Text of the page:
Radhika jumped up.  She grabbed the picture  and turned it  over.   'Maybe  the  will  is  in  here,'  she  thought  excitedly.

She  began  to  dismantle  the  frame.

By  5.30,   it  lay  in  segments  on  her  bed,   but  there  was nothing behind  the photograph,  nothing but  old  hardboard and   some   paper   as  padding.   As   best  as   she   could,   she reassembled  it  and  hung  it  back  on  the  wall.

"You  are  misleading  me,"  she  said  accusingly.  "Wills  are always   hidden   in   the   backs   of   pictures   or   in   secret drawers-where  is  the  one  I  am  searching  for?"

She  turned  and  was  getting  back  into  bed  when  there was  a  sound  behind  her.   She  spun  around.  The  picture was  at  an  angle,  swinging  as  though  someone  was  playing a  game  with  it.

Radhika   looked   hard   at   the   photograph   wondering what was  it trying to  tell her.  Then  it  struck her.  "Ma,"  she

cried,  running  out  of the  room  and  forgetting  how  early  it was,   "Ma,  wasn't  Dada's  brother  much  older  than  him?"

Mrs.   Shetty   sat  up   in   bed   groggily   and   looked   at   her daughter  in  amazement.  "Why  are  you  up  so  early?  What are  you  talking  about,  Radhu?"

"Ma,  I have figured it out,"  said  Radhika excitedly,  waving the photo  frame  in the  air.  "All this time,  I  thought that the photograph   was   of   the    two   brothers.    But   just   now I  realized  that  both  of  them  are  in  graduation  robes.   So one  is  Dada,  but who  is  the  other?"  Again,  she  opened  up the   frame   and   both   of  them   looked   at   the   rear   of  the photograph.  On  it was written in  faded  black ink,  "Nagesh and  I,  Graduation,   1945."

Mr.   Shetty   entered  just   then   from   his   morning   walk. "I remember Uncle  Nagesh.  He was  my father's best friend. He went on  to  do  Law after graduation,  and  used  to  advise Dada  about  the  business  and  all  the  legal  stuff."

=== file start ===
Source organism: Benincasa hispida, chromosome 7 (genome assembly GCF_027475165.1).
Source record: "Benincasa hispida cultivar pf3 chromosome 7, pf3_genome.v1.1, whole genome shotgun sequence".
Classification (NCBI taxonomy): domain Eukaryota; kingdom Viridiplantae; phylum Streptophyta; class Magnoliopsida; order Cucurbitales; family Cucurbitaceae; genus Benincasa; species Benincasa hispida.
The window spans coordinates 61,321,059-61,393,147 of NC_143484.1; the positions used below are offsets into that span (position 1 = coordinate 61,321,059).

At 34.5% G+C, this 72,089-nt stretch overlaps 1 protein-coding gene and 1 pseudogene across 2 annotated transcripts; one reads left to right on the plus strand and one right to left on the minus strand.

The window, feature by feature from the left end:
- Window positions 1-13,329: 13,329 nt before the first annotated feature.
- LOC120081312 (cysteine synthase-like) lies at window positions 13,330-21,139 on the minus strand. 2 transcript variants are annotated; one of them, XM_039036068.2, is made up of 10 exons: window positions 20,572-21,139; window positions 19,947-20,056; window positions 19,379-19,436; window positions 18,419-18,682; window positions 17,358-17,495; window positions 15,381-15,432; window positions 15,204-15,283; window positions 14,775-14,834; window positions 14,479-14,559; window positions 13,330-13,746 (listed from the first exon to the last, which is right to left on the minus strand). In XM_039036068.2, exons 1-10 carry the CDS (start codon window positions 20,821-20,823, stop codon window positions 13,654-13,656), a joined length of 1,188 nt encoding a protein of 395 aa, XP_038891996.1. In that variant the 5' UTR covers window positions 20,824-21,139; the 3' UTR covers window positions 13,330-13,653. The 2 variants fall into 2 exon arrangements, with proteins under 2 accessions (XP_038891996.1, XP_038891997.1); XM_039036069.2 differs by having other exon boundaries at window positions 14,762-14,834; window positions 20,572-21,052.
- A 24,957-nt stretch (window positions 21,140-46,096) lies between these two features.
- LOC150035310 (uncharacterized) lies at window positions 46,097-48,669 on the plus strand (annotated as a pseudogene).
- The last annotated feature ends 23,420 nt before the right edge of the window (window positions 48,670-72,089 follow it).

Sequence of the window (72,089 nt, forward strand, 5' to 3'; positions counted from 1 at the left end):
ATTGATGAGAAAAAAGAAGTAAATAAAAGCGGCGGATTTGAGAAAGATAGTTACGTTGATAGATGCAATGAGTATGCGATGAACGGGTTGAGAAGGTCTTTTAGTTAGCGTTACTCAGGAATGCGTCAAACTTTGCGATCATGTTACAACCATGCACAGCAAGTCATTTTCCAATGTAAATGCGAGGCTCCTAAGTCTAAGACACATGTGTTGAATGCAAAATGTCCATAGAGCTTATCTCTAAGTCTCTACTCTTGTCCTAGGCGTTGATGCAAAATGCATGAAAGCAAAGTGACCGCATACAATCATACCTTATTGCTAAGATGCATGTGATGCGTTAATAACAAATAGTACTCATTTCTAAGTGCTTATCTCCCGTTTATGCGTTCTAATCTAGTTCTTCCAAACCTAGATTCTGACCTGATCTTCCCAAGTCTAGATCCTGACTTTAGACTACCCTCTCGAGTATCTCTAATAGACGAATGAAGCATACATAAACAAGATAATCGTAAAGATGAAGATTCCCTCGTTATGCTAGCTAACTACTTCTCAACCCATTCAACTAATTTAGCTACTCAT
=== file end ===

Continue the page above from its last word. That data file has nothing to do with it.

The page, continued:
"That  is   it!"   cried   Radhika.   "That  was  what   Dada  had been  trying  to  tell  me!  He  wanted  us  to  contact  his  friend Nagesh.  Yes,  I  am  sure!"

"But  Uncle  Nagesh  died  two  months  before  Dada!"  said Mr.  Shetty.  "He  met  with  an  accident."

"It can't be!" muttered Radhika.  "Someone has been trying to  tell  me  something  about  this  picture,   that  is  why  it  is always  crooked."

Mr.  Shetty  listened  as  she  told  him  about  her  search  for the  will  but   did  not   say   anything.   Radhika  watched   his serious   face  with   a   sinking   heart.   'He   does   not   believe a  word  I  have  said,'  she  thought.

But   that   afternoon,   when   Radhika   came   back   from school,  there  was  a  surprise  in  store  for  her.   A  stranger was  at  the  dining  table  talking  seriously  to  her  parents  as

they  ate  their  lunch.   Papa  looked  up  cheerfully.   "This  is Uncle   Nagesh's   son   Advocate   Prakash   Rao,"   he   said   to Radhika.  "He followed  his  father's  footsteps  and  today,  he has  all  the  documents  I  need.  They  were  in  his  office  all the  time."

Radhika could not stop herself.  She jumped out of her chair and ran to hug her parents.  "I  knew it!  I knew it!"  she cried.

"But how did you know?"  asked Prakash Rao.  "What made you  come  to  me?"

"Dada  told  me,"  Radhika  whispered,  and  neither  parent contradicted  her.